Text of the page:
Ford Motor Co., the second-largest U.S. automaker, and Delphi Corp., the world’s largest auto parts company, asked the U.S. ITC today to lift duties on steel imports from Brazil, Japan and Russia while steelmaker opposed the move.
Executives from the two companies joined their automotive industry peers at an International Trade Commission hearing in Washington, saying the five-year- old U.S. tariffs on hot flat-rolled steel from those nations have led to record steel prices, which are squeezing their profits.
‘I cannot exaggerate the degree to which the steel supply situation is affecting Ford’s business,’ said Jeff Engel, the executive director for purchasing at Dearborn, Michigan-based Ford. ‘It is consuming the attention of every senior officer.’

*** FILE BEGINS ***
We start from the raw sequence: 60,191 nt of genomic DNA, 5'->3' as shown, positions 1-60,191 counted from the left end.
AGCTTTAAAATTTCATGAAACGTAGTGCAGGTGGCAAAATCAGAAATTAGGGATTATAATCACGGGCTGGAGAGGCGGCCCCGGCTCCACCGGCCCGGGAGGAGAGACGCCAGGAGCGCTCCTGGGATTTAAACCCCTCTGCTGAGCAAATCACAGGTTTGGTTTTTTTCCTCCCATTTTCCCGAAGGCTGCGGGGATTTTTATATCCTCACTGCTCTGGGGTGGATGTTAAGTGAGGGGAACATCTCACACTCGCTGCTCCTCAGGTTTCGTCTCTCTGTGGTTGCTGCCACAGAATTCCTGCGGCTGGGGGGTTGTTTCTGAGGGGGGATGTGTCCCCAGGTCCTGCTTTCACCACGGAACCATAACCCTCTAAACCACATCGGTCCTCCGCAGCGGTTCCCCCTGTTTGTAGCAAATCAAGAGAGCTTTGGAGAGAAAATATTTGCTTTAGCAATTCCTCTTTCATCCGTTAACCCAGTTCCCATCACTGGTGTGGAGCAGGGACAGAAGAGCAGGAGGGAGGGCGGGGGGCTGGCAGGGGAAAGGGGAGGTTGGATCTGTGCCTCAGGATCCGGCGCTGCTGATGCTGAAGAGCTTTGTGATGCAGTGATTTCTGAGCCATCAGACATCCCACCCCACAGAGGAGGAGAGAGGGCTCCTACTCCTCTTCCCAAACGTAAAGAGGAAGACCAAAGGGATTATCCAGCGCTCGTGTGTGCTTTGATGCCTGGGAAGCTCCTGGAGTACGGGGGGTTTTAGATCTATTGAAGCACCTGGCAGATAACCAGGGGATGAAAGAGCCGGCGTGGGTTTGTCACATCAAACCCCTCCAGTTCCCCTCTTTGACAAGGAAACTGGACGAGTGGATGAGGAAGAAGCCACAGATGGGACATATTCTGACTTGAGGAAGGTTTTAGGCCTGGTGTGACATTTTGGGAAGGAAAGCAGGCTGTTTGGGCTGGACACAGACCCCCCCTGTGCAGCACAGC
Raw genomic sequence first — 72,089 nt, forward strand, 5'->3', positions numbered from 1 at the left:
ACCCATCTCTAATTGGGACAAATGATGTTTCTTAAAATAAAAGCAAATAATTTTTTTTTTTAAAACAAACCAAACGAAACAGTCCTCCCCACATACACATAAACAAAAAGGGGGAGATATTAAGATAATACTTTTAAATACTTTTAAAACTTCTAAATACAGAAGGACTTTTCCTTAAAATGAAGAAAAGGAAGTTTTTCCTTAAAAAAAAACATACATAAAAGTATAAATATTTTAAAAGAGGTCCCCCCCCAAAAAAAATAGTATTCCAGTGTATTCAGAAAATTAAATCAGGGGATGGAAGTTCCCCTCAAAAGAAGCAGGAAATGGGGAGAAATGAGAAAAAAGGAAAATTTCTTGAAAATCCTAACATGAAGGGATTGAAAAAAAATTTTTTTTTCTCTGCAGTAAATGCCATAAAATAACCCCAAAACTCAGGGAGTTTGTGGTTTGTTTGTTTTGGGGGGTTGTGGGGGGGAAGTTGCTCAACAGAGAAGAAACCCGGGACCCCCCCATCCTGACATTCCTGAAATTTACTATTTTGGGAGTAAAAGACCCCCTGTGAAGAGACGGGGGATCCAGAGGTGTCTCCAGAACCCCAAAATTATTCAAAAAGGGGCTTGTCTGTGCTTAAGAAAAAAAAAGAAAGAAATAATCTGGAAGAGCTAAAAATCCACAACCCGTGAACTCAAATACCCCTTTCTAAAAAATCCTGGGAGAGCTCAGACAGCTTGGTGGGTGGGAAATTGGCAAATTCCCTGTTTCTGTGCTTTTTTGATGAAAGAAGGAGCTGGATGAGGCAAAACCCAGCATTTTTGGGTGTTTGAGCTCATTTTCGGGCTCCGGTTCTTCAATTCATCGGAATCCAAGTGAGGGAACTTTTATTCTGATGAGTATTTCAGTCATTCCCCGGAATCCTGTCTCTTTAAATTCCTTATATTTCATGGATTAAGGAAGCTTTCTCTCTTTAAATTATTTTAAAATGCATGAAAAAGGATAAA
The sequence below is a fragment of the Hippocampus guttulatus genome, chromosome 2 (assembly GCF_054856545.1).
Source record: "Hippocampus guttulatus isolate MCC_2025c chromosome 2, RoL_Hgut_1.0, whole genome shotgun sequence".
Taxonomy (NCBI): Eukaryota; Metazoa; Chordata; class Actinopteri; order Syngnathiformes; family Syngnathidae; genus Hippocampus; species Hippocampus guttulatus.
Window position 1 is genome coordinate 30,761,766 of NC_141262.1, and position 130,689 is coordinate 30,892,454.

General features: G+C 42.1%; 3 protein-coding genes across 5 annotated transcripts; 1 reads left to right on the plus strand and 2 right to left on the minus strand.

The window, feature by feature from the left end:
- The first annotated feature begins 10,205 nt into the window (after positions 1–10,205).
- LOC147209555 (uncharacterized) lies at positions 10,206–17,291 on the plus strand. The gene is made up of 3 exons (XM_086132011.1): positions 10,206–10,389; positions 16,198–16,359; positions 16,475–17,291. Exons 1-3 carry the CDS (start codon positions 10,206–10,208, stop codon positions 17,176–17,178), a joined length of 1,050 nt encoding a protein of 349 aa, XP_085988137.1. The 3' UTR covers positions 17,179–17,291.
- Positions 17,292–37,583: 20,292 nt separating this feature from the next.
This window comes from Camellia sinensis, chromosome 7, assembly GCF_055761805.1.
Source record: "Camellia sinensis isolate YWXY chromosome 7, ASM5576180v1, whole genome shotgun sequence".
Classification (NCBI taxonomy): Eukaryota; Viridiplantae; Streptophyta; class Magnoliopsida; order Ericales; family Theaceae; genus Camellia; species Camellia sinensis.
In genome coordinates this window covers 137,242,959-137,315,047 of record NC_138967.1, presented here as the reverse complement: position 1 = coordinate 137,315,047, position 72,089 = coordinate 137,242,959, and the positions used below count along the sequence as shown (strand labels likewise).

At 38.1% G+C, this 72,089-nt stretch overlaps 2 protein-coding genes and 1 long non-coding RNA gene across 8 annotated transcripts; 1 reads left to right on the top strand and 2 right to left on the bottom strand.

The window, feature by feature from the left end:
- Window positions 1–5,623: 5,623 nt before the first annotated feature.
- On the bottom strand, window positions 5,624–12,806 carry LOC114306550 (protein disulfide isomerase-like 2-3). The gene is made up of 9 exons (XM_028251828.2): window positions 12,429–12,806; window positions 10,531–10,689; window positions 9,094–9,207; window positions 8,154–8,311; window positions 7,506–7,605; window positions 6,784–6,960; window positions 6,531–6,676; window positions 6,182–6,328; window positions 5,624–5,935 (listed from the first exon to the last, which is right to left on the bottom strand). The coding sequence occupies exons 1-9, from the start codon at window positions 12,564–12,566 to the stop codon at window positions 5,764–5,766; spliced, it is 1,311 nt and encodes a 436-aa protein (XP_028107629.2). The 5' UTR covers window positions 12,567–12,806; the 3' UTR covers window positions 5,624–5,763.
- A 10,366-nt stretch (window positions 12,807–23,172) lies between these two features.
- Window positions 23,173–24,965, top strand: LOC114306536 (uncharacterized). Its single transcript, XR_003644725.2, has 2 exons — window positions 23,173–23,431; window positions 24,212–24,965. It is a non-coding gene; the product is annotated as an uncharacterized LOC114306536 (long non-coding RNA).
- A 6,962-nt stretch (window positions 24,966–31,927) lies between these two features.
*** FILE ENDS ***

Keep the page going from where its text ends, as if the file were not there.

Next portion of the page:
The share of flat-rolled steel used in the U.S. that was bought overseas has dropped to 7.1 percent from 15 percent since the duties were imposed. Prices jumped from $260 a ton in March 2002 to a record $756 in September 2004, but has since fallen. Prices hikes brought record profitability to steel producers, which had seen from multiple bankruptcies in their ranks since 1999.
‘There’s no doubt that last year was an excellent year,’ U.S. Steel Corp. Chief Executive John Surma said. ‘But a single good year will not be enough to make you whole, we have a long way to go to ensure our long term health.’
U.S. Steel and Nucor Corp., the two largest American steel producers, generated record profits last year because of the higher prices. Today they were joined by two-dozen lawmakers defending the tariffs, and said removing them would lead to more cheap imports. The U.S. already ruled those nations subsidized their industries and ‘dumped’ steel at bargain prices.
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